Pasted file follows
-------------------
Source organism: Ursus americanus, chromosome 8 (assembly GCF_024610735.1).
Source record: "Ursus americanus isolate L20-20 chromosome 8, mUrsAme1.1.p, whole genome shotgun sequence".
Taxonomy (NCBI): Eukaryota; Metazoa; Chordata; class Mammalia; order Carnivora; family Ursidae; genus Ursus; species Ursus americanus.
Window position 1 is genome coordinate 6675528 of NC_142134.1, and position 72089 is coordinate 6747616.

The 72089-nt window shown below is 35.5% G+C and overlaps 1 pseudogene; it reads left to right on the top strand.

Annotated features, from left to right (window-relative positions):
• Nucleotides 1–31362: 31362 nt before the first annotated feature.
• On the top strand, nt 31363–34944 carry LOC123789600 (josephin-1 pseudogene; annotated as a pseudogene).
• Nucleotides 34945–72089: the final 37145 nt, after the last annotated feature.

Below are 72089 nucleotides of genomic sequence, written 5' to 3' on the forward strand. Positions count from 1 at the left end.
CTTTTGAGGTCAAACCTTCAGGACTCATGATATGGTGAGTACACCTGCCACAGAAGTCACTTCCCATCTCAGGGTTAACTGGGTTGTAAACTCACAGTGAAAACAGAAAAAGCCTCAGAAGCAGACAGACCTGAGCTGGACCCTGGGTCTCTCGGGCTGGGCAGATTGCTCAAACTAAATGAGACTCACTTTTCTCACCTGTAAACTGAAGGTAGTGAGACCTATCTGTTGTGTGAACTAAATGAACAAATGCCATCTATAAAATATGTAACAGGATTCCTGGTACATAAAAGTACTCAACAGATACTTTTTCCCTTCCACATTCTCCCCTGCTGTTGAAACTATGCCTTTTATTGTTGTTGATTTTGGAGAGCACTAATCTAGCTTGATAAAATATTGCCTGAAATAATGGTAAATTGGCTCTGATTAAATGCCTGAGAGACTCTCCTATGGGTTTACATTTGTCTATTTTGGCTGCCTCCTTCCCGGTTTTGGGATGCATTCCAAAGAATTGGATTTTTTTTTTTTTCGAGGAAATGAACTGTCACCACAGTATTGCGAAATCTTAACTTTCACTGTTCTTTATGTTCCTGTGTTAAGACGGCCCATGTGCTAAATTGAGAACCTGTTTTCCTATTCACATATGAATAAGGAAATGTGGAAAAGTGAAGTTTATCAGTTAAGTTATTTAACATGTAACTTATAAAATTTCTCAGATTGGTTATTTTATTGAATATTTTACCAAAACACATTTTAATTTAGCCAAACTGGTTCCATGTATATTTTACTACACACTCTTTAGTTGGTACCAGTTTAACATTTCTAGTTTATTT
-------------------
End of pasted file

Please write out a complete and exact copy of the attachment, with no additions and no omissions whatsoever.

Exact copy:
Source organism: Ursus americanus, chromosome 8 (assembly GCF_024610735.1).
Source record: "Ursus americanus isolate L20-20 chromosome 8, mUrsAme1.1.p, whole genome shotgun sequence".
Taxonomy (NCBI): Eukaryota; Metazoa; Chordata; class Mammalia; order Carnivora; family Ursidae; genus Ursus; species Ursus americanus.
Window position 1 is genome coordinate 6675528 of NC_142134.1, and position 72089 is coordinate 6747616.

The 72089-nt window shown below is 35.5% G+C and overlaps 1 pseudogene; it reads left to right on the top strand.

Annotated features, from left to right (window-relative positions):
• Nucleotides 1–31362: 31362 nt before the first annotated feature.
• On the top strand, nt 31363–34944 carry LOC123789600 (josephin-1 pseudogene; annotated as a pseudogene).
• Nucleotides 34945–72089: the final 37145 nt, after the last annotated feature.

Below are 72089 nucleotides of genomic sequence, written 5' to 3' on the forward strand. Positions count from 1 at the left end.
CTTTTGAGGTCAAACCTTCAGGACTCATGATATGGTGAGTACACCTGCCACAGAAGTCACTTCCCATCTCAGGGTTAACTGGGTTGTAAACTCACAGTGAAAACAGAAAAAGCCTCAGAAGCAGACAGACCTGAGCTGGACCCTGGGTCTCTCGGGCTGGGCAGATTGCTCAAACTAAATGAGACTCACTTTTCTCACCTGTAAACTGAAGGTAGTGAGACCTATCTGTTGTGTGAACTAAATGAACAAATGCCATCTATAAAATATGTAACAGGATTCCTGGTACATAAAAGTACTCAACAGATACTTTTTCCCTTCCACATTCTCCCCTGCTGTTGAAACTATGCCTTTTATTGTTGTTGATTTTGGAGAGCACTAATCTAGCTTGATAAAATATTGCCTGAAATAATGGTAAATTGGCTCTGATTAAATGCCTGAGAGACTCTCCTATGGGTTTACATTTGTCTATTTTGGCTGCCTCCTTCCCGGTTTTGGGATGCATTCCAAAGAATTGGATTTTTTTTTTTTTCGAGGAAATGAACTGTCACCACAGTATTGCGAAATCTTAACTTTCACTGTTCTTTATGTTCCTGTGTTAAGACGGCCCATGTGCTAAATTGAGAACCTGTTTTCCTATTCACATATGAATAAGGAAATGTGGAAAAGTGAAGTTTATCAGTTAAGTTATTTAACATGTAACTTATAAAATTTCTCAGATTGGTTATTTTATTGAATATTTTACCAAAACACATTTTAATTTAGCCAAACTGGTTCCATGTATATTTTACTACACACTCTTTAGTTGGTACCAGTTTAACATTTCTAGTTTATTT